There is actually some other damage that can be caused by tumble dryers and that is colour fading.
At higher temperatures, colours can be stripped from one piece of clothing to another, sort of like leaking.
This can cause your clothes to start to appear dull and faded.
So you know now all the damage that can be caused from drying your clothes.
But how do you avoid all this damage?
How to Avoid Shrinking Your Clothes
It is actually fairly easy to avoid shrinking your clothes in the dryer, otherwise everyone would be walking round with clothes that are too small!
Check the labels: The first port of call is always to check the labels on the clothes. These will tell you pretty much everything about how to wash and dry the clothing.
This will also tell you if you straight up can’t dry a certain item of clothing in the dryer.
Avoid long dryer cycles: Using a shorter drying cycle will mean your clothes are exposed to the heat for a shorter time, reducing the risk of any shrinking.
As well as this, they will be exposed to less rotation throughout the drying, meaning there is less damage potential.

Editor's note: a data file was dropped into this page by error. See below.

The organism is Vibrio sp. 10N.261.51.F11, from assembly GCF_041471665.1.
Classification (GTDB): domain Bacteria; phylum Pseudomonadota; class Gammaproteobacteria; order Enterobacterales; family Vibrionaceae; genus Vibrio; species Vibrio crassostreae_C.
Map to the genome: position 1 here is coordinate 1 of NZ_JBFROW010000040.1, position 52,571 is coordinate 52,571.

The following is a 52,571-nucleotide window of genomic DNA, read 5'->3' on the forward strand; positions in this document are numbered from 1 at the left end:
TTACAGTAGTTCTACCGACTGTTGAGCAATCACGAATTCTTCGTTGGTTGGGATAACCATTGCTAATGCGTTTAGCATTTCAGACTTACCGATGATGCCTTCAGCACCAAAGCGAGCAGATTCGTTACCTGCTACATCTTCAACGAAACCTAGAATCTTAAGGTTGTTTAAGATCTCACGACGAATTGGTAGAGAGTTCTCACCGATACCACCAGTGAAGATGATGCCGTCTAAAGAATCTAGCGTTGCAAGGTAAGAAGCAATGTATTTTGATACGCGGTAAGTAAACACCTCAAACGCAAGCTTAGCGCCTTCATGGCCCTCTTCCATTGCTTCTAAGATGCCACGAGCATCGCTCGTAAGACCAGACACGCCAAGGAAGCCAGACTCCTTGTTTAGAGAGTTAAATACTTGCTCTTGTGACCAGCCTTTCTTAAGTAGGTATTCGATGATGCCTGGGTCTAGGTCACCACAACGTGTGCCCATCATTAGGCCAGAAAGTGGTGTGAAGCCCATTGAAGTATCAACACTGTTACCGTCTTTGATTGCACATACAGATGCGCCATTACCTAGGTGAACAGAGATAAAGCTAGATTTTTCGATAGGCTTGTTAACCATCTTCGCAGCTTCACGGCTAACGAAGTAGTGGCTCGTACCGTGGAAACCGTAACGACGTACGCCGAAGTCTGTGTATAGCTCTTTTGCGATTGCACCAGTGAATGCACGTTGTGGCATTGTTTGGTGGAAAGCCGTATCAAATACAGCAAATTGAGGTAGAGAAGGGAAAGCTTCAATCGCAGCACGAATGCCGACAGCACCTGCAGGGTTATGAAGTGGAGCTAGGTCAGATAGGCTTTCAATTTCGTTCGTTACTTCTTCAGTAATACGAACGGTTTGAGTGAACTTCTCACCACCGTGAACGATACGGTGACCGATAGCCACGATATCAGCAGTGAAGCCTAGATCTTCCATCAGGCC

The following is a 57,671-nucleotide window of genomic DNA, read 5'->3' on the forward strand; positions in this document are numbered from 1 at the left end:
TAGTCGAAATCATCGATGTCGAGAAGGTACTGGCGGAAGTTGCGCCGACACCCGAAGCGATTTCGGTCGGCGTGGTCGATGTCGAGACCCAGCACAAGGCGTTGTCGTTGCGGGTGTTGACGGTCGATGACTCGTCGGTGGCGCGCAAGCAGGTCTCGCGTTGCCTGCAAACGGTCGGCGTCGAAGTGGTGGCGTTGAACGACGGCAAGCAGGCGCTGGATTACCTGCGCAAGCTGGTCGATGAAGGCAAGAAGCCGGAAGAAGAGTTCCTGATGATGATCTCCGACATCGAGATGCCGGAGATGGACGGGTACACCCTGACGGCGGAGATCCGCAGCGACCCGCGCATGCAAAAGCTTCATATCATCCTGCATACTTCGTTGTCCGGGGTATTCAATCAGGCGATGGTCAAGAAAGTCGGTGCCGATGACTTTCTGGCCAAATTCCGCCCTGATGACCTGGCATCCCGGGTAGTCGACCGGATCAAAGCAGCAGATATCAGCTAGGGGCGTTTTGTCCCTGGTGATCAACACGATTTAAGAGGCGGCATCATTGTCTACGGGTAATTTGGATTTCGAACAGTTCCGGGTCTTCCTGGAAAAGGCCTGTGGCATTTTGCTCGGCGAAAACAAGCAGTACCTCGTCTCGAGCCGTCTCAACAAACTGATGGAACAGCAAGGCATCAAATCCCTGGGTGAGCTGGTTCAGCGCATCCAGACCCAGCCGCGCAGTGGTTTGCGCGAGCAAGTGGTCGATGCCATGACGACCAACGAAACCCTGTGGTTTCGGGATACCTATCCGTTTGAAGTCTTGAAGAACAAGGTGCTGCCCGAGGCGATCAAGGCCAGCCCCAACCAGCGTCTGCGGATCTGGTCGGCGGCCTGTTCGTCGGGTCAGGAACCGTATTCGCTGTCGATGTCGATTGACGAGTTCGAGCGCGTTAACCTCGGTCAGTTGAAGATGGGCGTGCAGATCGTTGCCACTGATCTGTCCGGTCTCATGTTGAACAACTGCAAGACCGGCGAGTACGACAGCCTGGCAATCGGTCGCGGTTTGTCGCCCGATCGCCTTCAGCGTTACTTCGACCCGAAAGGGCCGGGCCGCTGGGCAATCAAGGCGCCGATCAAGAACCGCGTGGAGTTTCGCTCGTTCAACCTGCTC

Avoid hot washer cycles: Using colder washing machine cycles is better for the environment (and your wallet) and can also save your clothes from damage and shrinking in the dryer.
This way, the clothes will go into the dryer at a lower temperature than normal, meaning that they are more likely to retain their shape throughout the drying process.
Use a low heat drying cycle: As well as using a shorter cycle to reduce any potential damage to your clothes, you can use a lower temperature to do the same thing.
Though, if you want to end up with clothes that are dry at the end, it’s probably best to do one or the other. You can check the label and if the clothes are particularly susceptible to heat you can lower the heat.
Empty the dryer immediately: It’s always best to empty the dryer straight away after the cycle is finished.
This avoids further heat damage and can also help with smells as clothes left in a pile can start to smell bad eventually.
Of course, the one hundred percent fool proof way to avoid damage from a tumble dryer is to not use one!
There are plenty of ways to dry your clothes which don’t involve a tumble dryer and none of these will cause heat damage to your clothes.
A lot of labels on clothes, especially delicate clothing, will tell you not to tumble dry so the best way to deal with these clothes is to line dry them.
This also helps with creasing as hanging the clothes keeps them straight and flat.
So that should answer any questions you had about tumble drying your clothes!
There are plenty of things you can do to avoid damage to your favourite outfits while tumble drying.
As I mentioned, you can also use a tumble dryer to shrink your jeans back into shape if they’ve been stretched from every day wear.
If you’re not confident in using a dryer, you can go the line drying route and fully avoid a tumble dryer, which will mean there is no risk of heat or spin damage to your clothes.